“Yessum,” Richard said, nodding and then he buried his head in her hefty shoulder and cried.
“Damn Yankees,” she seethed between her teeth as she held onto the children with all her strength.
Try as she might, though, she could not shield them from the screams that tormented them from above the ground that covered them in a coffin of solitude. The children shuddered each time a shot rang out and they shrieked when their father’s screams for mercy reached their ears.
And when his mother’s scream was audible above the noise, Richard could stand no more. He tore from Bessie’s arms and ran toward the rope ladder and disappeared into the blackness above.
Long hours of silence prevailed, save for the crackling of burning wood that echoed against the dirt walls of the cave where they crouched. Finally, Richard’s sullen feet breached the brim of the well and he climbed down to the dirt floor where he collapsed.
Bessie, with Savannah close at her heels, scurried to the boy’s body and held him in her arms, pleading with him to wake up. When he opened his tear-swollen eyes and parted his cracked lips to reveal the message that was foremost on his mind, he coughed out the smoke that filled his lungs as he breathed dejectedly, “I couldn’t save her.”
“Who?” Savannah asked as she shook his smoldering shoulders.
“Mother,” he coughed. “She was upstairs. I couldn’t get to her. Father…”
His head lolled against Bessie’s arm as he fell into unconsciousness. His limp body lay motionless at her knees as she leaned over him and cried into his clothes. Savannah grabbed her brother’s shirt and begged him to wake up and when he failed to heed her pleas, she left him in a terror-stricken tirade and climbed up the ladder before Bessie could stop her.
Feeling the scorched earth beneath her bare feet, little Savannah scurried toward the prone body of her father and fell onto him as she beat against his back and beseeched him to come to life. And as Bessie knelt beside her and tried to pull her from the girl’s father, Savannah fought with all her might against the strength of her nursemaid’s hands.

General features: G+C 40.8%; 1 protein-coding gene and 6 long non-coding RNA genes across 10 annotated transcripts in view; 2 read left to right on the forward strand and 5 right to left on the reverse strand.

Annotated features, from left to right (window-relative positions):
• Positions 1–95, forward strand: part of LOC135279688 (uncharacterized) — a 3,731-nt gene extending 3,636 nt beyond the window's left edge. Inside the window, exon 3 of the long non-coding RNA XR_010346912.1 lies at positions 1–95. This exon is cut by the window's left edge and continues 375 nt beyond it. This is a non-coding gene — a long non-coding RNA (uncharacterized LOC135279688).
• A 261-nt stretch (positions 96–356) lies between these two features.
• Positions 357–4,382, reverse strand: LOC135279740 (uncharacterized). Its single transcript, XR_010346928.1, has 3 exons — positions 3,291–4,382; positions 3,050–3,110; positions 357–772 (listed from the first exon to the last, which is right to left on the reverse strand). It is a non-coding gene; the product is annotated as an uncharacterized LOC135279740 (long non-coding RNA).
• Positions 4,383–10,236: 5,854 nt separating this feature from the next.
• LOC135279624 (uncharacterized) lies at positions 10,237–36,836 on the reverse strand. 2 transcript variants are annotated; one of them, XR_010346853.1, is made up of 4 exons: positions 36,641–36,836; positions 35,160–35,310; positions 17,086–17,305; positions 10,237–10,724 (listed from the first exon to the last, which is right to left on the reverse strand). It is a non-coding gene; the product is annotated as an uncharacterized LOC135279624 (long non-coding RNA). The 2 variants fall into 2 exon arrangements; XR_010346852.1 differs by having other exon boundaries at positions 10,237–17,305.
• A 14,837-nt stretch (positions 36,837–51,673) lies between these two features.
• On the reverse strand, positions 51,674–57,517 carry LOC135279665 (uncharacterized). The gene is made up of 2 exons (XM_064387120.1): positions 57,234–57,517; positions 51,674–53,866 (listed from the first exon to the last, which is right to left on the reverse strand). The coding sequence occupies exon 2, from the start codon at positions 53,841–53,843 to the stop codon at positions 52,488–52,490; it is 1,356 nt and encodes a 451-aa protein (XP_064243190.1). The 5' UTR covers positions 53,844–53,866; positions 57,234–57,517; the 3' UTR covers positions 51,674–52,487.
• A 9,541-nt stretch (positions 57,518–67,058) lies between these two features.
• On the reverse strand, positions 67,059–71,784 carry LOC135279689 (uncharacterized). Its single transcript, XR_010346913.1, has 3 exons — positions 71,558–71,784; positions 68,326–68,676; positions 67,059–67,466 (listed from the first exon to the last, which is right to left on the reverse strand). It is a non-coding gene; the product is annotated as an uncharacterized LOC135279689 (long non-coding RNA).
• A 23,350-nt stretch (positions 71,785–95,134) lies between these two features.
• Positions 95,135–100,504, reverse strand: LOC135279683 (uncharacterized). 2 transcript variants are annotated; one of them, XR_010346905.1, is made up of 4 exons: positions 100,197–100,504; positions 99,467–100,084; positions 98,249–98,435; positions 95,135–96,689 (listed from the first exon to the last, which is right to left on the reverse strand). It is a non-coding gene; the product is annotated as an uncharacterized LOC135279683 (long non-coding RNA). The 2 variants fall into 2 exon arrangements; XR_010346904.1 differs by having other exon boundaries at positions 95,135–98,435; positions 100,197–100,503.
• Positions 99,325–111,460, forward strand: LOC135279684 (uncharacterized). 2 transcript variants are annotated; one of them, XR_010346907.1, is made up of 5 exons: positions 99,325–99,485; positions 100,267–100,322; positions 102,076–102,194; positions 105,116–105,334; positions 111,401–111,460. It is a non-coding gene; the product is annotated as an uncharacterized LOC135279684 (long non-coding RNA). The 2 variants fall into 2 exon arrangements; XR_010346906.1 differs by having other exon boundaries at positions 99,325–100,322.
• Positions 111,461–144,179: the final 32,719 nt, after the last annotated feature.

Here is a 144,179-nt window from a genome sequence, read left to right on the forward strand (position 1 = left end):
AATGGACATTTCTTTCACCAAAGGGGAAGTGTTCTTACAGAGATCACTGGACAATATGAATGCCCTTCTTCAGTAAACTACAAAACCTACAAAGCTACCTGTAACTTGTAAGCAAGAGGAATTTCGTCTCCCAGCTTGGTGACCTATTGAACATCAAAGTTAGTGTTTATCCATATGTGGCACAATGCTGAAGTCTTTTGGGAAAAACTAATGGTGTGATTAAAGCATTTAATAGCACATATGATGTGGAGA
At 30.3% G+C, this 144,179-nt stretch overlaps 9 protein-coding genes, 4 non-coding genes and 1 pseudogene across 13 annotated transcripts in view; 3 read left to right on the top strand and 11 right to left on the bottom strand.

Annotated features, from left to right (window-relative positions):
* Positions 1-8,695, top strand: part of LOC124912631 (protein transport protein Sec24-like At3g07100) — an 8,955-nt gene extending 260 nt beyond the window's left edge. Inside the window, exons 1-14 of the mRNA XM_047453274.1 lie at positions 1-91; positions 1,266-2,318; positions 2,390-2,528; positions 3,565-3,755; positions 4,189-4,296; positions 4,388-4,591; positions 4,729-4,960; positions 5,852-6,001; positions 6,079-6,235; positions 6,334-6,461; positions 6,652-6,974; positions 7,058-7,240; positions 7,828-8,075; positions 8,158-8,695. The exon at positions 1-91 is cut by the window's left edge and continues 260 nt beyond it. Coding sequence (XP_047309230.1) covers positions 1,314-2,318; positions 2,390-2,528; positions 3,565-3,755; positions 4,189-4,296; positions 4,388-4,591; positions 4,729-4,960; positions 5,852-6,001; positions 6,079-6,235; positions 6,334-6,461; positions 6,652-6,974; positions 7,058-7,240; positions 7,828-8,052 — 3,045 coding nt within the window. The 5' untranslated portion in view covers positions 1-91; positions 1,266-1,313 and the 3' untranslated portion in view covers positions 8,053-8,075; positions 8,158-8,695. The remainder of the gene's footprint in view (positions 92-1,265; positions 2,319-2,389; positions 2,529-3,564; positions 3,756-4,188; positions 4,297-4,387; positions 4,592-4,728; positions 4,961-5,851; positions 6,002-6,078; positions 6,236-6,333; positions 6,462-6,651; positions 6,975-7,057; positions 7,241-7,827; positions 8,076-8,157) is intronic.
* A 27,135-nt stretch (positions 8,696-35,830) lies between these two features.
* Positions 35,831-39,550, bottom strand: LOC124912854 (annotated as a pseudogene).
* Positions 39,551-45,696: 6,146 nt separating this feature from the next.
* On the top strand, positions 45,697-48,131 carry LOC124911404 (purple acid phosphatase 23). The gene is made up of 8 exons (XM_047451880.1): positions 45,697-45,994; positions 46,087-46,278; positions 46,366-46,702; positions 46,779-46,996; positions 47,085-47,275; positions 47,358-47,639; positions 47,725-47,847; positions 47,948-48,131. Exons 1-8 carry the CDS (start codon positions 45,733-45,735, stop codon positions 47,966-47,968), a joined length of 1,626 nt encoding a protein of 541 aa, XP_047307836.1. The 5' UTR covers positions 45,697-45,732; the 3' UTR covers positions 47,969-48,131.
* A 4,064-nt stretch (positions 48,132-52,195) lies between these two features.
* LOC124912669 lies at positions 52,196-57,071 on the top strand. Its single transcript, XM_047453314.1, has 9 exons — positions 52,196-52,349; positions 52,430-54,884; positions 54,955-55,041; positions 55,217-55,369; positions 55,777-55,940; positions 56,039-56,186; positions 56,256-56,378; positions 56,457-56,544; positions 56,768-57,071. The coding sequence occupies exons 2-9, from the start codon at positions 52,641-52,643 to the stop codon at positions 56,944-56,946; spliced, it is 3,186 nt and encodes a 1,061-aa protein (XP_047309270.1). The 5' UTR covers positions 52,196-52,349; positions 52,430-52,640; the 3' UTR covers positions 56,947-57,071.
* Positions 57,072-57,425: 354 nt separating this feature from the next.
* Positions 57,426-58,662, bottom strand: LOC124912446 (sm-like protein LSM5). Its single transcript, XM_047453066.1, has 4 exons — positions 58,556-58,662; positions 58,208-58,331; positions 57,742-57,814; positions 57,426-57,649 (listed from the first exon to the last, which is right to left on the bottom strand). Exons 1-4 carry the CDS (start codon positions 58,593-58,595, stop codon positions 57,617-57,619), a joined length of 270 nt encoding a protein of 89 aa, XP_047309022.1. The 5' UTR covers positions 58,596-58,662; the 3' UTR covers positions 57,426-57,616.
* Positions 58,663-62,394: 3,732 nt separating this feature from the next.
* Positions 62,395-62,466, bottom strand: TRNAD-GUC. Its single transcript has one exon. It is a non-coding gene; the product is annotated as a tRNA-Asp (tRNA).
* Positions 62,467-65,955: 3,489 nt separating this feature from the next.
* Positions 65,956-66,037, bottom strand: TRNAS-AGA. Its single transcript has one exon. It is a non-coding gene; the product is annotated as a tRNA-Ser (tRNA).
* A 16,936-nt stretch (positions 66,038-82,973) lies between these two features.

“No!” Savannah cried angrily. “He can’t be dead! He just can’t be dead!” And when Bessie bent to turn over her master’s body, Savannah fell upon her father’s chest and begged him, “Please come back, Papa, please!”
Then, as if summoned by the Angel of Life, Benjamin’s eyes fluttered and he groaned against the pain of the bullet in his side. He looked at his daughter and then at Bessie, whose own face showed her gratitude for her master’s revival.
“Madeline,” he whispered his wife’s name as he tried to roll to his side to see the mansion engulfed in flames.
“She’s gone, Master Ben,” Bessie whimpered as she held him to the ground to keep him from running into the smoldering house and told him, “Ain’t nothin’ you can do for her now.”
Great sobs of sorrow racked his body as he pulled his little daughter into his arms and held her as if no other being on earth could fill the void of losing his wife. Together, father and child melted into each other as grief took over and overwhelmed them with its merciless onslaught.
Later, when he was bandaged in the servant’s cottage, he lay next to his son on a cot only large enough for one. But he refused to let Bessie take the boy from his side as they huddled on the mattress and healed.
Little Savannah helped Bessie as much as she could and, it seemed to her nursemaid, the child grew up that day, right before Bessie’s eyes. The girl did not cry anymore, not even when they laid her mother to rest. She did not weep, but turned her sorrow into anger, into sudden outbursts of fury that she wielded at any who caused her pain.
When Father was well again and Richard’s body had recuperated, although he was prone to pneumonia for the rest of his short life, and when the mansion was rebuilt, Savannah vowed in her little girl voice and a stamp of her tiny foot that no one would ever cause her to cry again without being punished.
The War ended and the Union was mended, but sore feelings still transcended upon the states that had seceded and then had been welcomed back as if nothing had come between them. And as time drifted by, bitterness continued to loom in the air like a brewing storm, both in the southern states and within Savannah’s heart.
For her, every day that succumbed to the night’s dreadful dominion was thankfully transformed to its former glory, bringing with it a promise of favorable days to come. And the pledge that the recurring rising sun assured her each morning when it winked its golden glow upon her upturned face was her guarantee that even in the darkness of distress, a bright new day would soon reappear.